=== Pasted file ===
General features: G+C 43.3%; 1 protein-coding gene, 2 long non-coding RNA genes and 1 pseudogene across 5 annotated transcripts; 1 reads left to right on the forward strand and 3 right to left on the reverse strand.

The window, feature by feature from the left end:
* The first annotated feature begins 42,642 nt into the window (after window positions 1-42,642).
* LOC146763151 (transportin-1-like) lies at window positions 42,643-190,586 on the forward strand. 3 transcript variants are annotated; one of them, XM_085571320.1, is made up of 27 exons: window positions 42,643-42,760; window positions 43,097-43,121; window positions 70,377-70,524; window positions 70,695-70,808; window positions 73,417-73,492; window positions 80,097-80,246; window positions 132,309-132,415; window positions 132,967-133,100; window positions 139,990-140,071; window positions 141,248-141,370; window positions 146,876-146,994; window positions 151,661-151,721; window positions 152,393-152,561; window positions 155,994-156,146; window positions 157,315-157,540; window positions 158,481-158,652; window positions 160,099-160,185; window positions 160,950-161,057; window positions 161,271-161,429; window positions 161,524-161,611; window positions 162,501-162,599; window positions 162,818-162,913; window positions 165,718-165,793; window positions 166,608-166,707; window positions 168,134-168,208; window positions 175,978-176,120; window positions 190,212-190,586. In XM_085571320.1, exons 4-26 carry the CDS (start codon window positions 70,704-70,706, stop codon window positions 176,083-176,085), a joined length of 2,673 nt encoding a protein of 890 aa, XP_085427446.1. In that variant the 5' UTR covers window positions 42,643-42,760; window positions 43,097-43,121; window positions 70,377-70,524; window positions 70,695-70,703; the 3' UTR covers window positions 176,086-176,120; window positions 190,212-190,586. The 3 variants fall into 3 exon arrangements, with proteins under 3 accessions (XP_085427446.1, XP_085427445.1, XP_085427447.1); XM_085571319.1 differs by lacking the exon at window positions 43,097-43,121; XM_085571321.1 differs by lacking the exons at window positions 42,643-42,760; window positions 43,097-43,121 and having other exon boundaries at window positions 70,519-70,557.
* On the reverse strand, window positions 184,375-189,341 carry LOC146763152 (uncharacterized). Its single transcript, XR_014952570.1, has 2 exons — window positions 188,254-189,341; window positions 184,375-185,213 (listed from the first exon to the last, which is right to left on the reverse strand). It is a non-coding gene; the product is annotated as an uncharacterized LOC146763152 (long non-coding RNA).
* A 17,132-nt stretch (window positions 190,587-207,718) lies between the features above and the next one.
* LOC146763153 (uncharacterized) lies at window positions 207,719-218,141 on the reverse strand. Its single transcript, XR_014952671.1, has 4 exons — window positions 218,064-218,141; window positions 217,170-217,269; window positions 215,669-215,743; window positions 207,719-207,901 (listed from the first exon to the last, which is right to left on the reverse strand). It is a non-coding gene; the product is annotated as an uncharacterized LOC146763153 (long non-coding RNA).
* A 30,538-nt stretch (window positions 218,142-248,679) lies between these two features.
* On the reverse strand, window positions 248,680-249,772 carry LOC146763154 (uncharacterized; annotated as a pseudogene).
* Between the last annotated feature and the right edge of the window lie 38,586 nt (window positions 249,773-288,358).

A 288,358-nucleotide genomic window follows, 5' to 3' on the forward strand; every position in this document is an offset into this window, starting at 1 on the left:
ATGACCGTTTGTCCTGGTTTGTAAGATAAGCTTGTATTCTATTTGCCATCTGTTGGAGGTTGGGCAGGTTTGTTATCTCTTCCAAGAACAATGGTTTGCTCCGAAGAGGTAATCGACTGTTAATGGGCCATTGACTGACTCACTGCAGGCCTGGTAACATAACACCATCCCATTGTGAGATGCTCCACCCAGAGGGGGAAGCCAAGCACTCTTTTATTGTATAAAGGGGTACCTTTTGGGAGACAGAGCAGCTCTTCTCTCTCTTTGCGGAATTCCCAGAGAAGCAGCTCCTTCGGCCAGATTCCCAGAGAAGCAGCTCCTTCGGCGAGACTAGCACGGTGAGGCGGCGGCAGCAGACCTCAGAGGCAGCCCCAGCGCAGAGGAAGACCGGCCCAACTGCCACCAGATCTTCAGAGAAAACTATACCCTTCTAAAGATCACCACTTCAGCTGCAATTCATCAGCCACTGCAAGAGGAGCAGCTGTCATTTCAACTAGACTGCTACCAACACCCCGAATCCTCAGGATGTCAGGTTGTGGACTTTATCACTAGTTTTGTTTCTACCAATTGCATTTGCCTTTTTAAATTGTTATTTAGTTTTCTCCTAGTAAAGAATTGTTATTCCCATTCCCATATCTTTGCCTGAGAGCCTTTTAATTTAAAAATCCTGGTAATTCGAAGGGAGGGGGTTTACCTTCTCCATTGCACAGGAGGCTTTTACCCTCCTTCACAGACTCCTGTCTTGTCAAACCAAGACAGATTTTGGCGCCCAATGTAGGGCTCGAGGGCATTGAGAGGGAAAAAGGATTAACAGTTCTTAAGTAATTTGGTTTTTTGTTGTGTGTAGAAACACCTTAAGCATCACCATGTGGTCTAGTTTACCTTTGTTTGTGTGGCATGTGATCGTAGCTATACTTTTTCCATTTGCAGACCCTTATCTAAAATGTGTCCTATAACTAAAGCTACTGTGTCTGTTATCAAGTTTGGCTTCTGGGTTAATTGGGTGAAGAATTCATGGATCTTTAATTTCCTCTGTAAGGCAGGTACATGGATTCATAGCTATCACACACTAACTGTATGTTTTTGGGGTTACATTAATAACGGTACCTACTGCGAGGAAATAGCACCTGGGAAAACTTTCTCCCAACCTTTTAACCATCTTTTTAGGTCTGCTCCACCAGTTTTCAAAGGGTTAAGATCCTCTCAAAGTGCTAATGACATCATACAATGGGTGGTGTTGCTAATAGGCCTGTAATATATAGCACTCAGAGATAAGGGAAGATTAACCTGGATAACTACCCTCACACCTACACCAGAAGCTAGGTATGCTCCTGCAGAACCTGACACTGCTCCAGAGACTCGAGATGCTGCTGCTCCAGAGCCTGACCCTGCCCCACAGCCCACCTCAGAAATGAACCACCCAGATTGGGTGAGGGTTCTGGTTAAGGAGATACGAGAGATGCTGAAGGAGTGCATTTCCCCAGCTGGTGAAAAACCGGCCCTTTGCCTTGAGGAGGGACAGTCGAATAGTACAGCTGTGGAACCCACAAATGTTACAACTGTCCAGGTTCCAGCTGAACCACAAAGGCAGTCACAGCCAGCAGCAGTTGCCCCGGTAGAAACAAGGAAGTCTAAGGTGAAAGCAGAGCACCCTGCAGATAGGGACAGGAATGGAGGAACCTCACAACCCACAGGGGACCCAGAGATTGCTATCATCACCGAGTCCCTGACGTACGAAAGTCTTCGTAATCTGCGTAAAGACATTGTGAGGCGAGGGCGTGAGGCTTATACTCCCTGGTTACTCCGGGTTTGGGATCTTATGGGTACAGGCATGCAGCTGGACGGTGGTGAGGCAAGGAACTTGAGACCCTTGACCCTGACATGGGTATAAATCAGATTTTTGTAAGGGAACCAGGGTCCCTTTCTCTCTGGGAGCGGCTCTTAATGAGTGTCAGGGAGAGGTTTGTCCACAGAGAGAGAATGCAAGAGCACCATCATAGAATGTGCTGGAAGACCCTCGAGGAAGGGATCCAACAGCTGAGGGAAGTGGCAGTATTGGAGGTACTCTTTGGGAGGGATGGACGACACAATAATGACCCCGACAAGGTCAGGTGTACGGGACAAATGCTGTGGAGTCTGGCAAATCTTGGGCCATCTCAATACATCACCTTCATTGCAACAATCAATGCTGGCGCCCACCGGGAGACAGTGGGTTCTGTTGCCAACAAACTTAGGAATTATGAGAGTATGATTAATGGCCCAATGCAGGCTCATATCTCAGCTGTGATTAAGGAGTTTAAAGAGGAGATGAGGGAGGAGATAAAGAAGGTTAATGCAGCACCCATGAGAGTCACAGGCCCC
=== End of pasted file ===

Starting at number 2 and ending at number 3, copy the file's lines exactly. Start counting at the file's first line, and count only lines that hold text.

The window, feature by feature from the left end:
* The first annotated feature begins 42,642 nt into the window (after window positions 1-42,642).